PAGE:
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Two federal judges demand sworn, written testimony of IRS missing emails

Lois Lerner
Photo by Chip Somodevilla/Getty Images

The Washington Free Beacon reported on Friday that now two federal judges are demanding sworn, written testimony from the IRS stipulating how the tax agency lost two years worth of emails from former employee Lois Lerner. These two demands raise the stakes considerably in the ongoing struggle to find out the full extent of the IRS’s campaign to harass tea party and conservative groups by denying and delaying tax exempt status. As Hot Air points out, things like perjury, obstruction of justice, and contempt are serious matters in a federal court.

U.S. District Judge Emmet G. Sullivan has given the IRS a month to give an explanation of how the emails were lost, signed and sworn to by an appropriate official. He has also appointed a magistrate to determine whether they can be obtained from other sources. The demand is in connection with a Freedom of Information Act lawsuit being brought against the IRS by Judicial Watch. The tax agency has 60 days to come up with a plan to recover what data it can.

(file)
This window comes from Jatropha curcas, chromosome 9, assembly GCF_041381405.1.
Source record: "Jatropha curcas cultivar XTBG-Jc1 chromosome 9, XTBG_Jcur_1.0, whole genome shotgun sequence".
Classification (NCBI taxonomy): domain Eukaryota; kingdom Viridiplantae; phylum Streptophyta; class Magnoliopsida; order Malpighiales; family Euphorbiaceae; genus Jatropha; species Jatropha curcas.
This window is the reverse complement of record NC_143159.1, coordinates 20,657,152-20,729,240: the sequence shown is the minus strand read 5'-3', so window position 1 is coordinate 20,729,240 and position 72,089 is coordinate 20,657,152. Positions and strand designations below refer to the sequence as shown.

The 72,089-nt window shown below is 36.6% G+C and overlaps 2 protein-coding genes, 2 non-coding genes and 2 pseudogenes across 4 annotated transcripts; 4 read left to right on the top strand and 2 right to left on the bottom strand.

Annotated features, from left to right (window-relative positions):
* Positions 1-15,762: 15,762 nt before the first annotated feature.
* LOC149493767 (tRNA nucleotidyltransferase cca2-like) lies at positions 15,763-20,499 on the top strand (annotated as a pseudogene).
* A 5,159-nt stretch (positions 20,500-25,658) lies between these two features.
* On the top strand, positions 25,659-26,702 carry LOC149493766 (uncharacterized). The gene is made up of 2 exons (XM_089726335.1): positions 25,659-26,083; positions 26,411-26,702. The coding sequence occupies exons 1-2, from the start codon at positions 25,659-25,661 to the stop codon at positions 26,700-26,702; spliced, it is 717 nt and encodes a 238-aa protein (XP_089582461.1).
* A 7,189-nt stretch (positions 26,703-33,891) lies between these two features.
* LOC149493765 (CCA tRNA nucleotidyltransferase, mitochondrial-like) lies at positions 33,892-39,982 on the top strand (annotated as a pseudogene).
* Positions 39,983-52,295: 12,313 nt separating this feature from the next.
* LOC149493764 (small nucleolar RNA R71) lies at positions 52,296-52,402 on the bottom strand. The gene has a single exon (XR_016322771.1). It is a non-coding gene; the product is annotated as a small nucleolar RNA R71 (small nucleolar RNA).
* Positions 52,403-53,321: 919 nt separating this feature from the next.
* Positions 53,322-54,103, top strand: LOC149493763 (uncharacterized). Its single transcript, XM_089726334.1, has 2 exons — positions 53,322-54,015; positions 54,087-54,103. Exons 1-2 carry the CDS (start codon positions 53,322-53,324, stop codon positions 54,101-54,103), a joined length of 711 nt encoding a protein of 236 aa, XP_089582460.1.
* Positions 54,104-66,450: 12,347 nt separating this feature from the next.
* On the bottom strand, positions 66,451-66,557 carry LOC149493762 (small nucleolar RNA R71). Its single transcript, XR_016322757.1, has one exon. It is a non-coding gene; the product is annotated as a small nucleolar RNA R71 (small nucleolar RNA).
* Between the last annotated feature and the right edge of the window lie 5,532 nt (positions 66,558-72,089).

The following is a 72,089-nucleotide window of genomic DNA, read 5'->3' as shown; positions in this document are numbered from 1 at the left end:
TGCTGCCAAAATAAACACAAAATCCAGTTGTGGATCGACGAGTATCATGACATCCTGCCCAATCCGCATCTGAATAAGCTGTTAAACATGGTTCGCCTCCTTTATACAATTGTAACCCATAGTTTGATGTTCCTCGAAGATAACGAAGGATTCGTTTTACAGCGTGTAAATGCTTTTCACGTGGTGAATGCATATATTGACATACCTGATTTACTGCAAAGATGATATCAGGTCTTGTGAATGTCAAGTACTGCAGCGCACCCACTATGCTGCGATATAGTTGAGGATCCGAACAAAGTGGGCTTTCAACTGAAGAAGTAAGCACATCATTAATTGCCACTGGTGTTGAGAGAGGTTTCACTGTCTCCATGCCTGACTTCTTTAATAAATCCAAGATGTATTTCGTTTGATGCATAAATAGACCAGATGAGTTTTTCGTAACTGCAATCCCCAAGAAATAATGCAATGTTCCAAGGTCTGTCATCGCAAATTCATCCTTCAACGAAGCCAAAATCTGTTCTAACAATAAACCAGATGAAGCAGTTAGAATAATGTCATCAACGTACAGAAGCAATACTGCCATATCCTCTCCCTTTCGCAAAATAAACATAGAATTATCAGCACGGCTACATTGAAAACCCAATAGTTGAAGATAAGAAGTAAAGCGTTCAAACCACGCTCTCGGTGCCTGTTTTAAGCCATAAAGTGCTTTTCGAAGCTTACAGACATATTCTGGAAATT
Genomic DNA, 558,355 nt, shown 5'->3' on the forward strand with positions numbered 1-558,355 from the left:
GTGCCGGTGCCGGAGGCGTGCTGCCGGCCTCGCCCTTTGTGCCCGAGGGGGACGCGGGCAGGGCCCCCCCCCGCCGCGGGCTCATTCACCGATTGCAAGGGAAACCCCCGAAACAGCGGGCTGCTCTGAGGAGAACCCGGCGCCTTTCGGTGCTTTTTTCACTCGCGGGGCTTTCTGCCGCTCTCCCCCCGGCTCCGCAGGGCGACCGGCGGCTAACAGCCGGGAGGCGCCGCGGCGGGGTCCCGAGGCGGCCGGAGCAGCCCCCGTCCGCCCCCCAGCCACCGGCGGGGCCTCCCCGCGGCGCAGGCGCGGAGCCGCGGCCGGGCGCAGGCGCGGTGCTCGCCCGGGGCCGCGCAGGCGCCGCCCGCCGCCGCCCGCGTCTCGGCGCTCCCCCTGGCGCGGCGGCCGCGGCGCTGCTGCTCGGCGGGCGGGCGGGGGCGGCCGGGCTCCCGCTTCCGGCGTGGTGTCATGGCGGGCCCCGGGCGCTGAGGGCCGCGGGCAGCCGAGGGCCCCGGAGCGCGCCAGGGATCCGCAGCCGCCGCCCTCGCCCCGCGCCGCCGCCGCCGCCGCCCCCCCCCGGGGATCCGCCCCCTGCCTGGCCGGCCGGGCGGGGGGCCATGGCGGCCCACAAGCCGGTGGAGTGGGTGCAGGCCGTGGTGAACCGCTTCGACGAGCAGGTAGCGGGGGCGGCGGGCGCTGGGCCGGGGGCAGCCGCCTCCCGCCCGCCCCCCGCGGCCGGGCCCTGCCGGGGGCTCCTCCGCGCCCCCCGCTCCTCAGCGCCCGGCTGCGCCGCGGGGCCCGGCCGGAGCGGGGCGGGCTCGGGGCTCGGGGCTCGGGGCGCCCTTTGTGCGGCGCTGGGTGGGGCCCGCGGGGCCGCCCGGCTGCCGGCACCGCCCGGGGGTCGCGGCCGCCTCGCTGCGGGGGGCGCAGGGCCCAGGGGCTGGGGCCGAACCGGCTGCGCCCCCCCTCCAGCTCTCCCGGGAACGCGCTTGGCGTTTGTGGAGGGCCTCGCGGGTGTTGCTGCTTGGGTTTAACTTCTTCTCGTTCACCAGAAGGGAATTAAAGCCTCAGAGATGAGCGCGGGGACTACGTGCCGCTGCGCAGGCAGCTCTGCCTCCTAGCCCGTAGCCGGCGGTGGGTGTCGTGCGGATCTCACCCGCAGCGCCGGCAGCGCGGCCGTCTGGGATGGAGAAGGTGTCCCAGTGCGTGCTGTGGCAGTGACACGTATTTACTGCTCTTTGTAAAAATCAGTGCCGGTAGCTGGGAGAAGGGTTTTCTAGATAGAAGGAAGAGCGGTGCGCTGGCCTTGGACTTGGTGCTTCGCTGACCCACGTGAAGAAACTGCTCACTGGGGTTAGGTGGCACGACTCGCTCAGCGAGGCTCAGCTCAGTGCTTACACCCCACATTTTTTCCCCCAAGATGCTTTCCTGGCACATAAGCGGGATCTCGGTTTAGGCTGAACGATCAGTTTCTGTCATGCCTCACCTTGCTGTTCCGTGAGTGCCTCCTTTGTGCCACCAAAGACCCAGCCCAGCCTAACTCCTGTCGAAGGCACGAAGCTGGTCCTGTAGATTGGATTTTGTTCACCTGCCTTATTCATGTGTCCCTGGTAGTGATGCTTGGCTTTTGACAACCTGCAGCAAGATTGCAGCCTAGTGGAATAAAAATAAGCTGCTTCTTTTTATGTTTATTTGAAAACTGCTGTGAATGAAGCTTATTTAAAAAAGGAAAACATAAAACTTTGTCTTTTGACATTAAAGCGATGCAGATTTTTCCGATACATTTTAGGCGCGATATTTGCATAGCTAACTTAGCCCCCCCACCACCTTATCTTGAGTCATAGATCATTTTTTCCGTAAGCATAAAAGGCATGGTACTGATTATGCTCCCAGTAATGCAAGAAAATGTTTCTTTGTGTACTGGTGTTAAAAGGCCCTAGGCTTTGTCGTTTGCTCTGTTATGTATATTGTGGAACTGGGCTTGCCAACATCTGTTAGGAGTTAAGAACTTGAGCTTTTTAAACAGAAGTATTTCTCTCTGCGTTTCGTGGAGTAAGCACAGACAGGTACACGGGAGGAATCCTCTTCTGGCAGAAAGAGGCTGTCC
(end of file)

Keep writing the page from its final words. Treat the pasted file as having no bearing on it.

In the meantime U.S. District Court Judge Reggie Walton has made a similar demand for sworn, written testimony. The demand is in connection with a law suit brought against the IRS by True the Vote, a group that combats against voter fraud. True the Vote is one of the hundreds of groups claiming that they were targeted by the IRS.

Recently a copy of an email sent by Lerner surfaced in which she advised fellow IRS employees to be careful what they put in their own emails least it come under the prying eyes of congressional investigators. This revelation has heighten suspicions that the tax agency is engaged in a cover up of the full extent of the campaign to harass conservative and tea party groups. Lerner herself has pled her Fifth Amendment rights and has refused to testify about her involvement in the matter.

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